All her life Englishwoman Gladys Aylward knew that China was the place where she belonged. Not qualified to be sent there as a missionary, Gladys works as a domestic to earn the money to ...
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Anthology film about three owners of a yellow Rolls-Royce. A British diplomat buys the car for his French wife. A mobster's girlfriend has an affair in Italy. A US woman drives a Yugoslav partisan to Ljubljana on the eve of Nazi invasion.
In this adaptation of Françoise Sagan's best selling novel, Paula is a beautiful and highly successful 40-year-old businesswoman. She is deeply in love with Roger, her mature consort of ... See full summary »
Irene Wagner, the wife of prominent scientist Albert Wagner, finds herself blackmailed about her affair by her lover's jealous ex-girlfriend. The plot, an experiment in causing fear, drives her into a rage.
All her life Englishwoman Gladys Aylward knew that China was the place where she belonged. Not qualified to be sent there as a missionary, Gladys works as a domestic to earn the money to send herself to a poor, remote village. There she eventually lives a full and happy life: running the inn, acting as "foot inspector", advising the local Mandarin and even winning the heart of mixed race Captain Lin Nan. But Gladys discovers her real destiny when the country is invaded by Japan and the Chinese children need her to save their lives. Based on a true story. Written by
A gold-painted statue of Buddha, which was part of a set for this film, is now in the Italianate village of Portmeirion, North Wales. See more »
The captain is talking with Gladys and says that someone will listen to anything for an extra bowl of rice. The story takes place in northern China and rice is only eaten in southern China. Noodles made from wheat was the mainstay of the Chinese diet in the north. Later in the film it appears Gladys takes a serving of rice from a large pot, and lastly on the journey with the children they come across some uncooked rice which Gladys picks it up. See more »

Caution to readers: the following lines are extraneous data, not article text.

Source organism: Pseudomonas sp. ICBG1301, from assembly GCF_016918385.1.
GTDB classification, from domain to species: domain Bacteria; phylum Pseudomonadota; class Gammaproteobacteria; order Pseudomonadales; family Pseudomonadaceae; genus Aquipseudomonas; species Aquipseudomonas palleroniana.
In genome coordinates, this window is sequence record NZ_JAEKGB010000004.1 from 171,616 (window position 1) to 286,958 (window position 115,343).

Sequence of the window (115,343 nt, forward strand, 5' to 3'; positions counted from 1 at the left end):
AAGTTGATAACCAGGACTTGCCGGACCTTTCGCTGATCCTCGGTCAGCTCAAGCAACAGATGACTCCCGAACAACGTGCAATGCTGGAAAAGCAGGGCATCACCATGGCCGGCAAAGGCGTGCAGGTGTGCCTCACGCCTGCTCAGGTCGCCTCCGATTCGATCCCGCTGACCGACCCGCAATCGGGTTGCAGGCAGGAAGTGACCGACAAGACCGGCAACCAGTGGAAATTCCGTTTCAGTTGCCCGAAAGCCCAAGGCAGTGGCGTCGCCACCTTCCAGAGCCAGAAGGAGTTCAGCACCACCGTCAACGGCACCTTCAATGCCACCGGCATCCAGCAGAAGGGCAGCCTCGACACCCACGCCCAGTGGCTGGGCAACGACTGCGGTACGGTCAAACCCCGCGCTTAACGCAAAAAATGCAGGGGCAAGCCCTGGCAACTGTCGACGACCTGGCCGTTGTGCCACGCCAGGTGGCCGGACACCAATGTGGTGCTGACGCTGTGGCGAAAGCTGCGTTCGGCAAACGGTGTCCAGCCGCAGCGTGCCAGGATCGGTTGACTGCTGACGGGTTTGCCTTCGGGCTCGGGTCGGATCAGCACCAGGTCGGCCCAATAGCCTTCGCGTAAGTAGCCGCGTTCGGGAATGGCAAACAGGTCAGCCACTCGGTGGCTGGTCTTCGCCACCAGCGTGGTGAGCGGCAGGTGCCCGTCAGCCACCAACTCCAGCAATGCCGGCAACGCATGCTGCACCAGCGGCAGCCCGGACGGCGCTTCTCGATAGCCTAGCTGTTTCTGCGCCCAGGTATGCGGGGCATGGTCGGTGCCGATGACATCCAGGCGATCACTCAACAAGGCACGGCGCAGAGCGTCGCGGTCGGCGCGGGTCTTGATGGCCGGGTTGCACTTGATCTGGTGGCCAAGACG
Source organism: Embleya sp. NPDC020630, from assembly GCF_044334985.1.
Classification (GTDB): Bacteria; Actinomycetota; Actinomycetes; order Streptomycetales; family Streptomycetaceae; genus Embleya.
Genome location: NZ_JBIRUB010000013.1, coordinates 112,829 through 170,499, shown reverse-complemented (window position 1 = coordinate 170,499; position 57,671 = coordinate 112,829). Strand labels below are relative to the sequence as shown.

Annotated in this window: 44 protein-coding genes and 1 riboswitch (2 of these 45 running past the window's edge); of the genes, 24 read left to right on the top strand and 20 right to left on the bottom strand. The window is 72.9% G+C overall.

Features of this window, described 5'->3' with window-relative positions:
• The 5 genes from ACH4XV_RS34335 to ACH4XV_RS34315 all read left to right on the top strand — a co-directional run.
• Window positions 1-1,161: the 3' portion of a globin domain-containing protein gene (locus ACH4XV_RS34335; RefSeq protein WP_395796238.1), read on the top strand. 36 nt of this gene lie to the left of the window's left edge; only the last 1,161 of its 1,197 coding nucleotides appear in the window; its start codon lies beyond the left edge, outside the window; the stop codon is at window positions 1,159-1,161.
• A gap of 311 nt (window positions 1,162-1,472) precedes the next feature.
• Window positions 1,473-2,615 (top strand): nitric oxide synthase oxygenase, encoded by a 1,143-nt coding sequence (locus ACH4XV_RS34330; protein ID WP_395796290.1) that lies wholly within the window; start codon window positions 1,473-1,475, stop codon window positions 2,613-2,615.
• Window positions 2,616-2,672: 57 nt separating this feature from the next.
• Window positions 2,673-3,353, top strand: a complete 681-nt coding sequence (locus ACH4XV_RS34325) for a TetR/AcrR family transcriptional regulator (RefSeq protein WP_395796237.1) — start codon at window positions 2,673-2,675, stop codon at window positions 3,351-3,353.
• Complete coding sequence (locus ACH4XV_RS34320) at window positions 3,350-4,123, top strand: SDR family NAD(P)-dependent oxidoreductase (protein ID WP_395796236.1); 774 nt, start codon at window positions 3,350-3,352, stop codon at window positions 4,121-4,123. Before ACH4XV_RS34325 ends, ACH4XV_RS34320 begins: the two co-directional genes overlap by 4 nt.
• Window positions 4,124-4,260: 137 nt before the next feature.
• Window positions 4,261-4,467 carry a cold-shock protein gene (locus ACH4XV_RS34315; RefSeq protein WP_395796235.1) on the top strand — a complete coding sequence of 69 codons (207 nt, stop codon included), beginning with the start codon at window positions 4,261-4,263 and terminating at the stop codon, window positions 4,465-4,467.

My name is Gladys Aylward. I've written to the head of the missionary society. His reply stated that he'd see me if I ever came to London. If he's busy, I can wait.
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The opening title card reads: "This story is based upon the life of Gladys Aylward, a woman of our time, who was, and is dedicated to the simple, joyful and rare belief that we are all responsible for each other." See more »
I speak as an Asian who understands that it is not always easy to play an Asian, even if you are an Asian. And when an English person stays amongst the Asians for some time, they very rarely speak English the way they're supposed to. And that would probably explain the second half of the movie where Ingrid doesn't speak with the same strong accent, great acting, I believe!
For the Asian watching such a movie, there was very little to complain about. However, the spoken Chinese by the Chinese assistant was not always correct - but only a Chinese would have noticed that, not a Westener nor any other non-Chinese Asian.
And then there were great scenes that were screened in Wales(?). How many would have realized that it wasn't filmed in China? Not many, I am sure.
Kudos to the producer and director of The Inn of the Sixth Happiness. It was a great effort.
One can only pray that Hollywood will be able to make movies like this again!
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